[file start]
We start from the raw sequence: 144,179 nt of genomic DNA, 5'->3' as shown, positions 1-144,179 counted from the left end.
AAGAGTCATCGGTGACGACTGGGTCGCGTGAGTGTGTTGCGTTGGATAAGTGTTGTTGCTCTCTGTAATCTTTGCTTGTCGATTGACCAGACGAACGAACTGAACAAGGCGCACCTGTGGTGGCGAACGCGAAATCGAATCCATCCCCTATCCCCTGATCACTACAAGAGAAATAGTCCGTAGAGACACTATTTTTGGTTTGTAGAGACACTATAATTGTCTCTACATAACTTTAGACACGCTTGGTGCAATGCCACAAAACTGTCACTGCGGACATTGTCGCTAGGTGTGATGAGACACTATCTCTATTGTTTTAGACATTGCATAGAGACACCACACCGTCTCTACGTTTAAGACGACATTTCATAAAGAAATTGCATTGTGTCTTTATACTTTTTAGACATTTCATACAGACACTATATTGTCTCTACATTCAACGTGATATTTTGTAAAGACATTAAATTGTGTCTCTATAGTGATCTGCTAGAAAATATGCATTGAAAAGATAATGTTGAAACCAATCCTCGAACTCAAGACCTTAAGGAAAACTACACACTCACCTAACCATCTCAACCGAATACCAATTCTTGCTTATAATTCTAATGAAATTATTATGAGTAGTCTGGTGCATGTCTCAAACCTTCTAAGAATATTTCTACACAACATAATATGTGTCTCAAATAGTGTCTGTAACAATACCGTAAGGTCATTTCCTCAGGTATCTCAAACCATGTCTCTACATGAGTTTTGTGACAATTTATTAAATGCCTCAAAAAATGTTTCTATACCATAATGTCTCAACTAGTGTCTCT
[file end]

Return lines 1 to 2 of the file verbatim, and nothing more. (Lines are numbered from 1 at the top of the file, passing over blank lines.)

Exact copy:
We start from the raw sequence: 144,179 nt of genomic DNA, 5'->3' as shown, positions 1-144,179 counted from the left end.
AAGAGTCATCGGTGACGACTGGGTCGCGTGAGTGTGTTGCGTTGGATAAGTGTTGTTGCTCTCTGTAATCTTTGCTTGTCGATTGACCAGACGAACGAACTGAACAAGGCGCACCTGTGGTGGCGAACGCGAAATCGAATCCATCCCCTATCCCCTGATCACTACAAGAGAAATAGTCCGTAGAGACACTATTTTTGGTTTGTAGAGACACTATAATTGTCTCTACATAACTTTAGACACGCTTGGTGCAATGCCACAAAACTGTCACTGCGGACATTGTCGCTAGGTGTGATGAGACACTATCTCTATTGTTTTAGACATTGCATAGAGACACCACACCGTCTCTACGTTTAAGACGACATTTCATAAAGAAATTGCATTGTGTCTTTATACTTTTTAGACATTTCATACAGACACTATATTGTCTCTACATTCAACGTGATATTTTGTAAAGACATTAAATTGTGTCTCTATAGTGATCTGCTAGAAAATATGCATTGAAAAGATAATGTTGAAACCAATCCTCGAACTCAAGACCTTAAGGAAAACTACACACTCACCTAACCATCTCAACCGAATACCAATTCTTGCTTATAATTCTAATGAAATTATTATGAGTAGTCTGGTGCATGTCTCAAACCTTCTAAGAATATTTCTACACAACATAATATGTGTCTCAAATAGTGTCTGTAACAATACCGTAAGGTCATTTCCTCAGGTATCTCAAACCATGTCTCTACATGAGTTTTGTGACAATTTATTAAATGCCTCAAAAAATGTTTCTATACCATAATGTCTCAACTAGTGTCTCT